Red Winged Black Bird on a fence post in a field.

Independence Day 2009


Category: philosophies

For the Fourth of July, it is remarkably cool here in Iowa. Where we are normally warmer than 80 degrees, today we are just under 70. The light rain and clouds have shuffled off to the east to dampen Illinois. I just finished a very patriotic walk in the park

Not too many people go to the parks on rainy days. The same held true today, but the ones who were there seemed pleasant enough. The flowers bloomed. The bumble bees scoured them for nectar. The Mexican music drifted gently over the grass to fill the park.

What's that you say? Mexican music on the Fourth of July?

Yep, that's what I said. When many people think of Iowa, they think of huge, white people wearing bib overalls and sitting on tractors. That's only mostly accurate. We're also a very pragmatic bunch who don't put up with a lot of non-sense. That means when folks from other parts of the world are tired of putting up with other people's non-sense, they will occasionally immigrate to Iowa.

In general, we don't mind, as long as they don't bring trouble and are willing to work. We especially like people who work. Our meat packing plants filled up quickly with foreign workers. The ones who didn't mind getting in a good forty hours stayed. The other would get cold come winter and seek warmer places to lie about. As a result, we have a reasonably good sized Hispanic population, in addition to a fair number of Serbs and others.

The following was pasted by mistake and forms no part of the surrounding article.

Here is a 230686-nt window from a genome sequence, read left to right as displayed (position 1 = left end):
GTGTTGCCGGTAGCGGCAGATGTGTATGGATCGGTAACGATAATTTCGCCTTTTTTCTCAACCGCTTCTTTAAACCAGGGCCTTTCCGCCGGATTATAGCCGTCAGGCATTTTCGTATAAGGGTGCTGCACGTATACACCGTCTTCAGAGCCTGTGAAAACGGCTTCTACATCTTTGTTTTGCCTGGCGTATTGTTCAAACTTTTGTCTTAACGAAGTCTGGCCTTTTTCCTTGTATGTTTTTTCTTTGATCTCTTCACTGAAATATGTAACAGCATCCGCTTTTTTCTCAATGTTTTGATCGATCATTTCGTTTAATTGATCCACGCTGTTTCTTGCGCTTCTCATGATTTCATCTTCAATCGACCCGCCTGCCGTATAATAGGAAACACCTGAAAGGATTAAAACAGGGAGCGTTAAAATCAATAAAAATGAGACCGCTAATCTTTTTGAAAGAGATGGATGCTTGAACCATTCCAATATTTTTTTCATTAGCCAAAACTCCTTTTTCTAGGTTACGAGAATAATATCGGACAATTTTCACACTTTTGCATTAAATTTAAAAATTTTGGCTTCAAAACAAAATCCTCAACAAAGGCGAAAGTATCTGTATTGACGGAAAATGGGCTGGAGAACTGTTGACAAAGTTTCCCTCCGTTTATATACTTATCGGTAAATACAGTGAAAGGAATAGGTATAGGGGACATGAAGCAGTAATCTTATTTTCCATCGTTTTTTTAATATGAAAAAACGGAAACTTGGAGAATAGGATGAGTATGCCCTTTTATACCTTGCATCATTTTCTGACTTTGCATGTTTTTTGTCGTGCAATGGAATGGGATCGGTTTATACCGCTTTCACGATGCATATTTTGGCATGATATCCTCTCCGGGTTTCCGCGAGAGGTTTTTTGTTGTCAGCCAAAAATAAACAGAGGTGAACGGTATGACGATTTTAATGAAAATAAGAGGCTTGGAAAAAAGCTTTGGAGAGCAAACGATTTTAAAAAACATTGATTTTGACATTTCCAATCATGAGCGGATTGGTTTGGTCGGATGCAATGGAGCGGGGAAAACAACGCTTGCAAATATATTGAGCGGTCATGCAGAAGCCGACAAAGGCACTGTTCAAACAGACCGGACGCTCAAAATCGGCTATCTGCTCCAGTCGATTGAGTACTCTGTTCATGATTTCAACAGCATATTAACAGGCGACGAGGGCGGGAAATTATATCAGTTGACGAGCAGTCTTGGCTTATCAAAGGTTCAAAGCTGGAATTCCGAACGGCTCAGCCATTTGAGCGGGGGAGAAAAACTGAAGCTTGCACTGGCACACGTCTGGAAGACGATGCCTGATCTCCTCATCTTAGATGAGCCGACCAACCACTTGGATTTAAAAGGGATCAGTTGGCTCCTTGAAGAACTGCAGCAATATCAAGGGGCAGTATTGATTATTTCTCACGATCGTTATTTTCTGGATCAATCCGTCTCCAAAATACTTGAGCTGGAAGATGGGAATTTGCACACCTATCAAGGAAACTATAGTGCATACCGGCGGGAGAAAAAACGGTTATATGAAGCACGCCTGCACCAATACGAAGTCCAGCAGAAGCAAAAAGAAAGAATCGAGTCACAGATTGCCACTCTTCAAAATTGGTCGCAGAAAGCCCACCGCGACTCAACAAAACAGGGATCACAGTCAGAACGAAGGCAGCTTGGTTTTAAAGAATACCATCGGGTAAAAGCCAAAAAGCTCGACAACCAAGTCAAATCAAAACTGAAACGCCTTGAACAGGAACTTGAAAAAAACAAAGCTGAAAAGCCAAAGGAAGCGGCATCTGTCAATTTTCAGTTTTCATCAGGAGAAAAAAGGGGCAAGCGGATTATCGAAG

Today, it was the music that struck me most. Accordions and tubas joined together to bring rhythm and melody so nicely. It wasn't much different than what you hear on the Sunday Morning Polka Show. So the lyrics were in Spanish instead of Czech, Polish, or German. I don't speak Czech or Polish, and what little German I knew has decayed to the point where I'm limited to reading road signs in World War Two movies. The point is that the music itself was no different.

My father's line has been in this country for about 194 years. We didn't speak English when we got here, and some of my relatives can barely speak English now. The one thing we do still do is respect people who don't bother anybody and who do an honest day's work. In an immigrant, productivity and a lack of criminal activity is far more important the superficial things like language, manner of dress, and music. Over time, we'll all blend in together.

Nobody knows what will happen to the United States as a country. The Liberals want to turn it into Barbie's Dream Commune. The Conservatives want to turn it into the Camp Pretend-I'm-Right-Or-Else Rival and War Machine. In the long run, it is the hard working, pragmatic folk who continue on. They always have. They are the ones who will out last everyone else, regardless of language. That's not just an American thing, it's a Human thing.

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